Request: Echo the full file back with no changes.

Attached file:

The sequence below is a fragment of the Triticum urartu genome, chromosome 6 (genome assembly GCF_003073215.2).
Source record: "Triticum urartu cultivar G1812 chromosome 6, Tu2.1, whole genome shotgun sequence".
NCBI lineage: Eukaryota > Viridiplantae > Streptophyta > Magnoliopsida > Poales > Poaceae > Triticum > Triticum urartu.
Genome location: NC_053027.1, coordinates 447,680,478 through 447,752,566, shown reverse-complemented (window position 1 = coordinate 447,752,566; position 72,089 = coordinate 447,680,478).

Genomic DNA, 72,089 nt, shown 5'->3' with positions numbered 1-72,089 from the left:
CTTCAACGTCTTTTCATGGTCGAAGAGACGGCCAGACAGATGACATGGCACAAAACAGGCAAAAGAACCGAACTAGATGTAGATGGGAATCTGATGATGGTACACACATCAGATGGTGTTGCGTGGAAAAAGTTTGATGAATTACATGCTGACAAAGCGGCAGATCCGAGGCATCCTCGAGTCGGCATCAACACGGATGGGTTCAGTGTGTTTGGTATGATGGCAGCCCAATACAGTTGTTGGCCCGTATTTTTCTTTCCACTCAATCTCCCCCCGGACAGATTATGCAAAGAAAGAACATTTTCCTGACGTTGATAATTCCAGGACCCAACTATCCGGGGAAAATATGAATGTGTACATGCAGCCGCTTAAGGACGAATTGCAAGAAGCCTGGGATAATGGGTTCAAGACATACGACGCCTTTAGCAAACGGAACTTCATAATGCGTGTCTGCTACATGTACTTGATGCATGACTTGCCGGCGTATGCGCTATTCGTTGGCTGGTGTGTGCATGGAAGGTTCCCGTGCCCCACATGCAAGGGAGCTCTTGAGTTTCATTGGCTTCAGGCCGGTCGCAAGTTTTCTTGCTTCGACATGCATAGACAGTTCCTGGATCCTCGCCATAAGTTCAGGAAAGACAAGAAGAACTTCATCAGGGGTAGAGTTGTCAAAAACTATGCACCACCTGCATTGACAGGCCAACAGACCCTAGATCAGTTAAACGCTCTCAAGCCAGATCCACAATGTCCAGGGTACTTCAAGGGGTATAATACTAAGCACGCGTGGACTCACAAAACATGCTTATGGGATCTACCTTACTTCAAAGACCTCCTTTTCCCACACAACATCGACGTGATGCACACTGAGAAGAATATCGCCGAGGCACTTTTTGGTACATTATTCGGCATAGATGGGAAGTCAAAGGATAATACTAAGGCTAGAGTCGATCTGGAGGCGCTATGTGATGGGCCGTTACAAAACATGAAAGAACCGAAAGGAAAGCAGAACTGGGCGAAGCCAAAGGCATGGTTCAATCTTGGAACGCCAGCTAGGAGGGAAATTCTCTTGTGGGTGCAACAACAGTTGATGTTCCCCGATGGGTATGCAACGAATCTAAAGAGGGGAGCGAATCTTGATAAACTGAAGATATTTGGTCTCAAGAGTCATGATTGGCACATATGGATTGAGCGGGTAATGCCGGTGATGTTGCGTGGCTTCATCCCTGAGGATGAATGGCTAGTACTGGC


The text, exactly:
The sequence below is a fragment of the Triticum urartu genome, chromosome 6 (genome assembly GCF_003073215.2).
Source record: "Triticum urartu cultivar G1812 chromosome 6, Tu2.1, whole genome shotgun sequence".
NCBI lineage: Eukaryota > Viridiplantae > Streptophyta > Magnoliopsida > Poales > Poaceae > Triticum > Triticum urartu.
Genome location: NC_053027.1, coordinates 447,680,478 through 447,752,566, shown reverse-complemented (window position 1 = coordinate 447,752,566; position 72,089 = coordinate 447,680,478).

Genomic DNA, 72,089 nt, shown 5'->3' with positions numbered 1-72,089 from the left:
CTTCAACGTCTTTTCATGGTCGAAGAGACGGCCAGACAGATGACATGGCACAAAACAGGCAAAAGAACCGAACTAGATGTAGATGGGAATCTGATGATGGTACACACATCAGATGGTGTTGCGTGGAAAAAGTTTGATGAATTACATGCTGACAAAGCGGCAGATCCGAGGCATCCTCGAGTCGGCATCAACACGGATGGGTTCAGTGTGTTTGGTATGATGGCAGCCCAATACAGTTGTTGGCCCGTATTTTTCTTTCCACTCAATCTCCCCCCGGACAGATTATGCAAAGAAAGAACATTTTCCTGACGTTGATAATTCCAGGACCCAACTATCCGGGGAAAATATGAATGTGTACATGCAGCCGCTTAAGGACGAATTGCAAGAAGCCTGGGATAATGGGTTCAAGACATACGACGCCTTTAGCAAACGGAACTTCATAATGCGTGTCTGCTACATGTACTTGATGCATGACTTGCCGGCGTATGCGCTATTCGTTGGCTGGTGTGTGCATGGAAGGTTCCCGTGCCCCACATGCAAGGGAGCTCTTGAGTTTCATTGGCTTCAGGCCGGTCGCAAGTTTTCTTGCTTCGACATGCATAGACAGTTCCTGGATCCTCGCCATAAGTTCAGGAAAGACAAGAAGAACTTCATCAGGGGTAGAGTTGTCAAAAACTATGCACCACCTGCATTGACAGGCCAACAGACCCTAGATCAGTTAAACGCTCTCAAGCCAGATCCACAATGTCCAGGGTACTTCAAGGGGTATAATACTAAGCACGCGTGGACTCACAAAACATGCTTATGGGATCTACCTTACTTCAAAGACCTCCTTTTCCCACACAACATCGACGTGATGCACACTGAGAAGAATATCGCCGAGGCACTTTTTGGTACATTATTCGGCATAGATGGGAAGTCAAAGGATAATACTAAGGCTAGAGTCGATCTGGAGGCGCTATGTGATGGGCCGTTACAAAACATGAAAGAACCGAAAGGAAAGCAGAACTGGGCGAAGCCAAAGGCATGGTTCAATCTTGGAACGCCAGCTAGGAGGGAAATTCTCTTGTGGGTGCAACAACAGTTGATGTTCCCCGATGGGTATGCAACGAATCTAAAGAGGGGAGCGAATCTTGATAAACTGAAGATATTTGGTCTCAAGAGTCATGATTGGCACATATGGATTGAGCGGGTAATGCCGGTGATGTTGCGTGGCTTCATCCCTGAGGATGAATGGCTAGTACTGGC